1. Tr reads “this.”
2. Tr reads “paid.”
3. Tr reads “introduce.”
4. Tr reads “52.”
5. Tr ends at this point.
6. This sentence not in Short’s PrC of Tr. RC reads: “Il n’a rien été décidé sur ces articles dans le premier rapport du Comité.”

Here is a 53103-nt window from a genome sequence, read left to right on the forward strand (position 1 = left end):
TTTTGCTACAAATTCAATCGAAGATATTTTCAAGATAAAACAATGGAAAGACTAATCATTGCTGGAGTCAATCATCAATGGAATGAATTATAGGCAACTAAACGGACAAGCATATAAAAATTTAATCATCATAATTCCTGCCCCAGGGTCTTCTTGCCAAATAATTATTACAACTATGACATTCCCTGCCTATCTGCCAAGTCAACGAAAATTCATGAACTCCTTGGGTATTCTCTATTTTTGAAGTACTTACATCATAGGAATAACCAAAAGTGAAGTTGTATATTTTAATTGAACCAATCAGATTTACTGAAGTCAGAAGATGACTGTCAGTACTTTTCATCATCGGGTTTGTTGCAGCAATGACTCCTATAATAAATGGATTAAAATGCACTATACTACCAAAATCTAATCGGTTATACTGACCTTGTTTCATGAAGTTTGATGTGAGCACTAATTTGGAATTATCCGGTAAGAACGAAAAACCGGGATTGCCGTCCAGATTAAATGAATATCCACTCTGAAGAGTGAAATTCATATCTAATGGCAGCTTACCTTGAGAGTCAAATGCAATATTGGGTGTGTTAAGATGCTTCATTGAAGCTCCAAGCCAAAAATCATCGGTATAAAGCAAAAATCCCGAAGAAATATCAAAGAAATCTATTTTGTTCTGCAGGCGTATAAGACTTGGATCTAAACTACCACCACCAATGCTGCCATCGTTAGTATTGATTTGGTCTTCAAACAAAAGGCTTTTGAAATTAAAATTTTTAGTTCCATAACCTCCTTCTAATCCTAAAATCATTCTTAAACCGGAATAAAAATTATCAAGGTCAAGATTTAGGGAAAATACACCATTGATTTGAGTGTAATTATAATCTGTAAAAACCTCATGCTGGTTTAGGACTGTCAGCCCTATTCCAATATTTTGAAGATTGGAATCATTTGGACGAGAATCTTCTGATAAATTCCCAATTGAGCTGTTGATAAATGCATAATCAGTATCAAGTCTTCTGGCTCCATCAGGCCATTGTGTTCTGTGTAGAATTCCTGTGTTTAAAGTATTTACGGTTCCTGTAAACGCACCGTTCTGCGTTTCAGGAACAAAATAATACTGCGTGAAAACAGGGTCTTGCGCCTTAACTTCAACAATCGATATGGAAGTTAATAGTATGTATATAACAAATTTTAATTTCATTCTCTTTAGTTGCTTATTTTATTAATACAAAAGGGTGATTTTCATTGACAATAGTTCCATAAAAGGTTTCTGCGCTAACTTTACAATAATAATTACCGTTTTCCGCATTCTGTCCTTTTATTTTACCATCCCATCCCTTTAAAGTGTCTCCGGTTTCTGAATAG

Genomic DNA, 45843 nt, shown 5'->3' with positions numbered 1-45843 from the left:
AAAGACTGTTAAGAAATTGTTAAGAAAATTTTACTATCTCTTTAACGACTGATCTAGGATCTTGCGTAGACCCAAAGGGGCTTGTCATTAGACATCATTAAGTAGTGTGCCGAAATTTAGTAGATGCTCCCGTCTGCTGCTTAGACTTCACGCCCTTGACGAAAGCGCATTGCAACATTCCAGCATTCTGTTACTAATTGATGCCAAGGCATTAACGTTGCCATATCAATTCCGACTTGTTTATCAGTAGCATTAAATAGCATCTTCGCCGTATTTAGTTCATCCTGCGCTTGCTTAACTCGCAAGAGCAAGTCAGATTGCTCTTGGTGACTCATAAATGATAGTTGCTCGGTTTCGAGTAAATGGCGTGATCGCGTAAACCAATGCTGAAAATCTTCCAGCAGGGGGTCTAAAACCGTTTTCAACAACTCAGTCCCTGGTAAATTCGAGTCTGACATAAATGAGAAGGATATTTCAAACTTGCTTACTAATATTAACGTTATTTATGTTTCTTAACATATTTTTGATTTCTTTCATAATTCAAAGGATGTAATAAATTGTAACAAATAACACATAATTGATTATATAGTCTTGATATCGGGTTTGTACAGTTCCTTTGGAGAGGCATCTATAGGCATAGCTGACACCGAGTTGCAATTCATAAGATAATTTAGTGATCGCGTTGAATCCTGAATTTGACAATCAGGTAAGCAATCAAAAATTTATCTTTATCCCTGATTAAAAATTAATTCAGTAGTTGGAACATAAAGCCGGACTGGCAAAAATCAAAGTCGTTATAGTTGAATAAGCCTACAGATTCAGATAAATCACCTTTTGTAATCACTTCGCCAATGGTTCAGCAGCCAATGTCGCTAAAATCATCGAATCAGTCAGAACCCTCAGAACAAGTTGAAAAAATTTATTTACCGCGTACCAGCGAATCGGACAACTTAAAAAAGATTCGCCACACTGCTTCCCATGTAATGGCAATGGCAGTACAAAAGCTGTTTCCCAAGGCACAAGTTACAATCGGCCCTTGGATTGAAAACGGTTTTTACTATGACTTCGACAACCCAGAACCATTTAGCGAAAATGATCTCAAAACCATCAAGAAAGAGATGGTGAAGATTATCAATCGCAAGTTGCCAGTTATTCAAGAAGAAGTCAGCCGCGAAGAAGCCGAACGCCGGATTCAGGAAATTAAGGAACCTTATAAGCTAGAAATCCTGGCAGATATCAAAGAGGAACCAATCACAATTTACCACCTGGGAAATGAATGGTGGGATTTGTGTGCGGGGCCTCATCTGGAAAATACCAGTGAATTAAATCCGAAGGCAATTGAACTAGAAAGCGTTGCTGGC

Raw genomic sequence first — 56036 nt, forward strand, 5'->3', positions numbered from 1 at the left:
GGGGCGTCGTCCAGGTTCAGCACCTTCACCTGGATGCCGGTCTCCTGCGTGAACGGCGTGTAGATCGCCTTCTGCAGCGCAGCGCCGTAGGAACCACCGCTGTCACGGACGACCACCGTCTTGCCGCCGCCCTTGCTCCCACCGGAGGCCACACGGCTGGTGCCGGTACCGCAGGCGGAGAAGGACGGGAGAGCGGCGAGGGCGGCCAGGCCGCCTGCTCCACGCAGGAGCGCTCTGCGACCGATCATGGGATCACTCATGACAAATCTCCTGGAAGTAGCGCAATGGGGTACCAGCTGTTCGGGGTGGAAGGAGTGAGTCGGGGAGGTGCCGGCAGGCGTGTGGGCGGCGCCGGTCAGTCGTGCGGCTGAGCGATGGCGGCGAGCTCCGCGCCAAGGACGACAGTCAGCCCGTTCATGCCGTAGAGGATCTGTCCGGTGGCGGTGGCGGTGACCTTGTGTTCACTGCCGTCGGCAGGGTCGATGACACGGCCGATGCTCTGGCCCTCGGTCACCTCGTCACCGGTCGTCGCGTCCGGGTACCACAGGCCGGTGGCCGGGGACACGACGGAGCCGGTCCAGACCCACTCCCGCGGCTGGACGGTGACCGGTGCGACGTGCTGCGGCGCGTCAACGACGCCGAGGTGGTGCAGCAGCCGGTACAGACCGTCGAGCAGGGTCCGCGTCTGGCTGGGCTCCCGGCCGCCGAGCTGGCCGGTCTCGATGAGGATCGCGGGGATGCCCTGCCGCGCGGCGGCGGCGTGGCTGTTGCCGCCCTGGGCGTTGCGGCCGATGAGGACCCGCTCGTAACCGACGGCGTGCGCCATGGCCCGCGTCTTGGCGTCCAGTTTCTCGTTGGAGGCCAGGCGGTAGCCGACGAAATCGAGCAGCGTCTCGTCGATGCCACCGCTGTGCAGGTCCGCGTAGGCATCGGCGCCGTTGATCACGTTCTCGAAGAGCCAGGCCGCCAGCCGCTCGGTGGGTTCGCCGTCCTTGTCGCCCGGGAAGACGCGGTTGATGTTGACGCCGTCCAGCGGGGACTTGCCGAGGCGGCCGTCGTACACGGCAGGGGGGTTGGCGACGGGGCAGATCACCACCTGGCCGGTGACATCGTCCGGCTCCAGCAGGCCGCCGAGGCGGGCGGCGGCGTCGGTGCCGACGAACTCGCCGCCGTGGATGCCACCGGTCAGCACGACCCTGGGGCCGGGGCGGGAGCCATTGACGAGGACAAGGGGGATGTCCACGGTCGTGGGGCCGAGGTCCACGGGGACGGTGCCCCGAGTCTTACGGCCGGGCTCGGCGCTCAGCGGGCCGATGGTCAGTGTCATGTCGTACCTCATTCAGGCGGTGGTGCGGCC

7. This word—for which no satisfactory explanation has been found in any of the English, Scottish, or American dictionaries of dialects or colloquialisms—was translated by Short as tonneau (“Le goudron… paye 8. par tonneau de douze barrils”), thus indicating that TJ employed it in the same sense that ton (OE. tunne, OF. tonne) came to be used in the latter part of the 17th century: that is, as a unit for measuring the carrying capacity or burden of a ship, the amount of cargo, &c. In 1655, for example, the Parliament of Scotland stipulated that “Two Buts, two Pipes, Four Hogsheads, six Tierces, three Punchions… and eight Quarter-Casks shall be accounted for a Tun” (OED description begins A New English Dictionary on Historical Principles, Oxford, 1888–1933 description ends ).